Geological Terms Beginning With "Q"
In geometry: a four-sided plane figure such as a square or a rectangle. In geology: an area shown on a standard topographic map sheet published by the United States Geological Survey. The boundaries of the maps are usually lines of longitude and latitude.
A slang term used in place of the word "earthquake." The word "quake" is normally used for small earthquakes that do not cause damage.
A surface mine usually operated to produce crushed stone for the construction industry, such as limestone, granite, sandstone, or trap rock.
One of the most abundant minerals in the Earth's crust. Has a chemical composition of SiO2. Quartz is the index mineral for a hardness of seven on the Mohs hardness scale. Occurs in sedimentary, metamorphic, and igneous rocks. Several gemstones are composed of quartz. These include rose quartz, smoky quartz, amethyst, and others.
A sandstone consisting of at least 95% quartz. They are thought to attain this very high quartz content because they have been "recycled." During the first depositional cycle, they were deposited as impure sands containing quartz, feldspars, micas, and other minerals. Then, in the second cycle, the additional transport and weathering destroyed what remained of the less durable, non-quartz fraction, leaving a nearly pure quartz sand as the residual.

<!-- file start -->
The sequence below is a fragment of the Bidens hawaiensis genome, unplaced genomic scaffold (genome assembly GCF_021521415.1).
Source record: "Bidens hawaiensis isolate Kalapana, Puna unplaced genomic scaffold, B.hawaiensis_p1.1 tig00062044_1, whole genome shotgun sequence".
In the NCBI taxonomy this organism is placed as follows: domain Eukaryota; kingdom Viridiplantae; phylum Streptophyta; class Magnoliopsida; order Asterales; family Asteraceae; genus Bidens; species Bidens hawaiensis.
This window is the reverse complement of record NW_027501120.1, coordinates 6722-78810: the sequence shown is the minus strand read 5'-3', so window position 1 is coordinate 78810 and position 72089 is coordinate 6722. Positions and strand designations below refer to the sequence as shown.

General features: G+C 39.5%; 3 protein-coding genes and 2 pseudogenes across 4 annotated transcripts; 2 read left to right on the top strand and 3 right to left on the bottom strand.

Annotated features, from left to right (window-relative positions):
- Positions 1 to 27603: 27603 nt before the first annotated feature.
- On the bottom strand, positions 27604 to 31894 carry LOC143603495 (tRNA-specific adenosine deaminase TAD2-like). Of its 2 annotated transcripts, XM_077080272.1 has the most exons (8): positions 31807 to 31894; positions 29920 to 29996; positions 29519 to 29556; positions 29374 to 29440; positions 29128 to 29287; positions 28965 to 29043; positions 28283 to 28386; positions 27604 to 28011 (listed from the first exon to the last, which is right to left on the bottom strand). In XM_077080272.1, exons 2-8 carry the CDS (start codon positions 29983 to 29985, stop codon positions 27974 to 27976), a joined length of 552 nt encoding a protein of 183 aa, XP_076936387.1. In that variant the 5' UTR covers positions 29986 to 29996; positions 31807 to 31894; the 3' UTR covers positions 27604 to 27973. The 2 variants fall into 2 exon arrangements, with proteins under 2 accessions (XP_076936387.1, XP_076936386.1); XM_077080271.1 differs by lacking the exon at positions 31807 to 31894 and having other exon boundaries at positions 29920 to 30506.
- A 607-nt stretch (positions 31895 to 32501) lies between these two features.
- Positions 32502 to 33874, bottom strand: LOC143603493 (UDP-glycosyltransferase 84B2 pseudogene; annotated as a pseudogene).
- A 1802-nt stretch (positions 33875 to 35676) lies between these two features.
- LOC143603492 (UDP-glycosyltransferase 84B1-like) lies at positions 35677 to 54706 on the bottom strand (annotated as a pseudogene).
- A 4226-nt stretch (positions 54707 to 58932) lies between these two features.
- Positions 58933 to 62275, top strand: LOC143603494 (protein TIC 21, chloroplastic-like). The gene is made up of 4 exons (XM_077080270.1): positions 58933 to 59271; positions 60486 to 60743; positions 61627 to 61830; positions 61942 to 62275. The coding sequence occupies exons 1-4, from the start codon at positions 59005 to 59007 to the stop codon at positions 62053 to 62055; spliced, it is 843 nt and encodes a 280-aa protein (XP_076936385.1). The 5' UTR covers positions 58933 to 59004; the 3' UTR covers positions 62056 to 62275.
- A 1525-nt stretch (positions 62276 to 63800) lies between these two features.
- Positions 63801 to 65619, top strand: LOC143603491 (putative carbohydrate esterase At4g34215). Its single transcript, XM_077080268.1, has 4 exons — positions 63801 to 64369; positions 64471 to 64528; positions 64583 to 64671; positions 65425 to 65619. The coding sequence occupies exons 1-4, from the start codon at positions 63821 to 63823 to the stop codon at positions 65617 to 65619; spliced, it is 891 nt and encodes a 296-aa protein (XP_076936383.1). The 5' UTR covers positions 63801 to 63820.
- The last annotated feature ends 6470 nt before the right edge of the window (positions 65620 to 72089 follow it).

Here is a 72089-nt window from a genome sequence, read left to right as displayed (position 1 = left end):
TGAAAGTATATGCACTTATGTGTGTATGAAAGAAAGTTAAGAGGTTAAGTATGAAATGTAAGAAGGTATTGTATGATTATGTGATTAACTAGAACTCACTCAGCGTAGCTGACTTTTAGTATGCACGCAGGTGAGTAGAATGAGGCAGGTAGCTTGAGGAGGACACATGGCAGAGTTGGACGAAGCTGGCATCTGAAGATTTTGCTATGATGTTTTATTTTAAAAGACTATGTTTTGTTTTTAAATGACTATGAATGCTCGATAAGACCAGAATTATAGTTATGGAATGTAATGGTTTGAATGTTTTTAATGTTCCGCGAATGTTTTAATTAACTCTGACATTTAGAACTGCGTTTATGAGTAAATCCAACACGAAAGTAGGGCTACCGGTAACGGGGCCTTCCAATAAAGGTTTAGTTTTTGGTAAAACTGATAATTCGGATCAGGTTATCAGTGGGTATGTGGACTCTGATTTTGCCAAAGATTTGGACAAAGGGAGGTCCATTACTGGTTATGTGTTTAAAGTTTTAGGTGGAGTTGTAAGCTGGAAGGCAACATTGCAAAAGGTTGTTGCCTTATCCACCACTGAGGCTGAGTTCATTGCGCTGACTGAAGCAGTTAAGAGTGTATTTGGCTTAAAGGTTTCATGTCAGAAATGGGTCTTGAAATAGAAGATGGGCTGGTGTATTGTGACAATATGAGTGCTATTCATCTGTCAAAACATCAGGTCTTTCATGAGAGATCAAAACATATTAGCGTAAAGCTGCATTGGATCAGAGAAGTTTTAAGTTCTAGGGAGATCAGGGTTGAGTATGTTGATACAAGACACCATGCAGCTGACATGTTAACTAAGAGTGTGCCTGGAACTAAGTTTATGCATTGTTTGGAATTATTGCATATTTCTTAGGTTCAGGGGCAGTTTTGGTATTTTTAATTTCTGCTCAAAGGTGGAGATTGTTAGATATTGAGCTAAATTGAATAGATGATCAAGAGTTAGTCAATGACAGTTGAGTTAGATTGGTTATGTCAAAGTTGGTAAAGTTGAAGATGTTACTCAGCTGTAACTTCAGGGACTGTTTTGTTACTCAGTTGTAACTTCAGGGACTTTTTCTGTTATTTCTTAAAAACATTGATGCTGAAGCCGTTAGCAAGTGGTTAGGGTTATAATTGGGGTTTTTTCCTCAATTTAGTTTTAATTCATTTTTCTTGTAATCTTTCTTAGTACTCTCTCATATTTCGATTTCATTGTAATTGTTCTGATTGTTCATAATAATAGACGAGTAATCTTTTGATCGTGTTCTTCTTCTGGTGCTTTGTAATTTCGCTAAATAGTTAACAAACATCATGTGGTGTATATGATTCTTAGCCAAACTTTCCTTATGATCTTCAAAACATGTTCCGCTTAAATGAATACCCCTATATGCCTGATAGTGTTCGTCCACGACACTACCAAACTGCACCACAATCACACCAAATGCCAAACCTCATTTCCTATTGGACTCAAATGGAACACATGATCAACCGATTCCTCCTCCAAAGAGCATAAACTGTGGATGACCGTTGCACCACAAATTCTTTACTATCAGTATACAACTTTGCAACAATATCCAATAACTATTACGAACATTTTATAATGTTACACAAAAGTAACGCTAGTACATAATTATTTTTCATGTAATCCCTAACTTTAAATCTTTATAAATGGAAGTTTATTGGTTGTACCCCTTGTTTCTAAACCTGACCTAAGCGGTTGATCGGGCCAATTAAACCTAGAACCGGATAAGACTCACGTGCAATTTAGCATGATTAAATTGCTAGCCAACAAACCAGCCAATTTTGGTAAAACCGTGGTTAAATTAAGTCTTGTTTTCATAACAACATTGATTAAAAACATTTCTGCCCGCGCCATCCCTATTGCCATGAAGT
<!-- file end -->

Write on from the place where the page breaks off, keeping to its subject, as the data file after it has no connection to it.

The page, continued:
A metamorphic rock formed by the alteration of sandstone by heat, pressure, and chemical activity. The metamorphism often exerts enough pressure to weld the original quartz sand into a polycrystalline mass.
An adjective used in reference to a sedimentary rock that is composed primarily of quartz.
The most recent period of geologic time that begins about 2.588 million years ago and extends to the present. It follows the Neogene Period and is divided into the Pleistocene (2.588 million years ago to 11.7 thousand years ago) and the Holocene (11.7 thousand years ago to present).
Clay-sized particles, often of quartz and feldspar, but sometimes of clay, that lose their strength, collapse, and behave like a fluid when disturbed by vibrations or placed under load. They are mostly found in glaciated areas of the northern hemisphere. Quick clays are often involved with landslides, and they are often the material of failure in landslides that flow over very gentle slopes.
A bed of sand that has a high water content. The water within the sand is often flowing through the spaces between the sand grains. This creates a soft, fluid-like material that yields easily to pressure and in which heavy objects will sink. People and animals have been known to perish in quicksand. Creative commons photo by Ralf Schulze.
A nickname for the element mercury.